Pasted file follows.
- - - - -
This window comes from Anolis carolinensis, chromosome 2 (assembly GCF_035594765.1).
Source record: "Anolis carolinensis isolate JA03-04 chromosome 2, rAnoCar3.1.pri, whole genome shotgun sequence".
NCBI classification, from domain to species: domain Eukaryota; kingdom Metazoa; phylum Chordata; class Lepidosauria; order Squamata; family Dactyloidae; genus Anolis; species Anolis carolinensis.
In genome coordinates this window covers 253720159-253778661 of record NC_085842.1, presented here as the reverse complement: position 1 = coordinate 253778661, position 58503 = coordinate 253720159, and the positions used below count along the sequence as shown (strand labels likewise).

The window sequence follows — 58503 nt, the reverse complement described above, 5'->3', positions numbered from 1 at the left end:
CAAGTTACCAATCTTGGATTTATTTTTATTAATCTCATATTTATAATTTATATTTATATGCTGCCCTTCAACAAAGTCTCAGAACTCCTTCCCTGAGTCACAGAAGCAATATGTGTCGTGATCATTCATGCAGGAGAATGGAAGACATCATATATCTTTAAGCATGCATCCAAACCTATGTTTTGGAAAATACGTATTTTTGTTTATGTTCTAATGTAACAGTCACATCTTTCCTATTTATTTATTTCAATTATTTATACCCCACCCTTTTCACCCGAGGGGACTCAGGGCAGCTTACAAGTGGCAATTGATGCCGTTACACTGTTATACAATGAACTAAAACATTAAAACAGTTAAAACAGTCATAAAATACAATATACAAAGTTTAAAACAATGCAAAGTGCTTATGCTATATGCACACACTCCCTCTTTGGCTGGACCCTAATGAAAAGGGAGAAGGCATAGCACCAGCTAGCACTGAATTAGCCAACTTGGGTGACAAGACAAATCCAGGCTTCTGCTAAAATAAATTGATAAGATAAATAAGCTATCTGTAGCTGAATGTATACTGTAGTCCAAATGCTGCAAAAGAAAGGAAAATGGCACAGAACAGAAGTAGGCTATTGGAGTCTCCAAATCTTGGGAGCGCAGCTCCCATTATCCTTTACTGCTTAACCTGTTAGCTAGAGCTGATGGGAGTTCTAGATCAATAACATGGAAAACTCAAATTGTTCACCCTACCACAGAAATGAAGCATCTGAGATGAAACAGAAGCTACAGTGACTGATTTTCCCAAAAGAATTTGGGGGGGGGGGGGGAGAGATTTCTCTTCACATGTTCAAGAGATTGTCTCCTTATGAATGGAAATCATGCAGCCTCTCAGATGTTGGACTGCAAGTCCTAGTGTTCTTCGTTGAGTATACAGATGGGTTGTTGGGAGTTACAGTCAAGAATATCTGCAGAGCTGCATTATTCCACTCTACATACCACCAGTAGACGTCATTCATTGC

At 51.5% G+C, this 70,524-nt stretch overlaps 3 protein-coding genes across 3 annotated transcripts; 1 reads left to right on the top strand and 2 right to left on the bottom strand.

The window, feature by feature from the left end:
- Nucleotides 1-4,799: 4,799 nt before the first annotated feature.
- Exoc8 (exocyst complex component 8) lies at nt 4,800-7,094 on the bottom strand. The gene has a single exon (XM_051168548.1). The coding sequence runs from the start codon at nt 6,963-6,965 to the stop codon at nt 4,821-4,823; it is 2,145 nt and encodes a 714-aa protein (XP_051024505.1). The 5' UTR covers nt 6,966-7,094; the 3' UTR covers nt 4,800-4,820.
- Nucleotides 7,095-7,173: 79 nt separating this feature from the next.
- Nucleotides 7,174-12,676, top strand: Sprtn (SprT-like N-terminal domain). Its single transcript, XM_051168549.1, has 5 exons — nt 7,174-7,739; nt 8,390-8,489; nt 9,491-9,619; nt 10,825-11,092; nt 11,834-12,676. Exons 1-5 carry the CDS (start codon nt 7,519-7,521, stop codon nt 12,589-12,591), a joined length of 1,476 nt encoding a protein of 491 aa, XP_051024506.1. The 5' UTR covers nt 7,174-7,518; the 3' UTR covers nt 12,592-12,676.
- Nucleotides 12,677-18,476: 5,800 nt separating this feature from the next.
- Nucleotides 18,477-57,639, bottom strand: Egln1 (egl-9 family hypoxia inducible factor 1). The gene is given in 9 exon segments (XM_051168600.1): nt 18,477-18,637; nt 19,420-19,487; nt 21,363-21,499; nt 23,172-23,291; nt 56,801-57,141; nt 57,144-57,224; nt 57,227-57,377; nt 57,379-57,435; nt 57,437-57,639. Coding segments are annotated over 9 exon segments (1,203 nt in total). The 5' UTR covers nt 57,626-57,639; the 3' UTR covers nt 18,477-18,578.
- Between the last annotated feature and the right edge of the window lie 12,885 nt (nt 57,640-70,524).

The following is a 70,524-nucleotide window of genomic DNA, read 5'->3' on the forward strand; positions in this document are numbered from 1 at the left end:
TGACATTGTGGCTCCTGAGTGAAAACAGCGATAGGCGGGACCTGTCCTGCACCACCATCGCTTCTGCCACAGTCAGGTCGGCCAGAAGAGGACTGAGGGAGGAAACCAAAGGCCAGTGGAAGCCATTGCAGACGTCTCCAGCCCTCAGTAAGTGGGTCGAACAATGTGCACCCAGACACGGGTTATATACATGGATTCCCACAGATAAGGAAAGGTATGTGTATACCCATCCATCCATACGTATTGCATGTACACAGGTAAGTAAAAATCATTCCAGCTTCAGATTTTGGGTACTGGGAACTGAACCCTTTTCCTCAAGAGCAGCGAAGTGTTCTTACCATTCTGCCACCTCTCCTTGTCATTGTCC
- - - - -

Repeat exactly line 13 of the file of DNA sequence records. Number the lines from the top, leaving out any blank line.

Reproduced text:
- Nucleotides 12,677-18,476: 5,800 nt separating this feature from the next.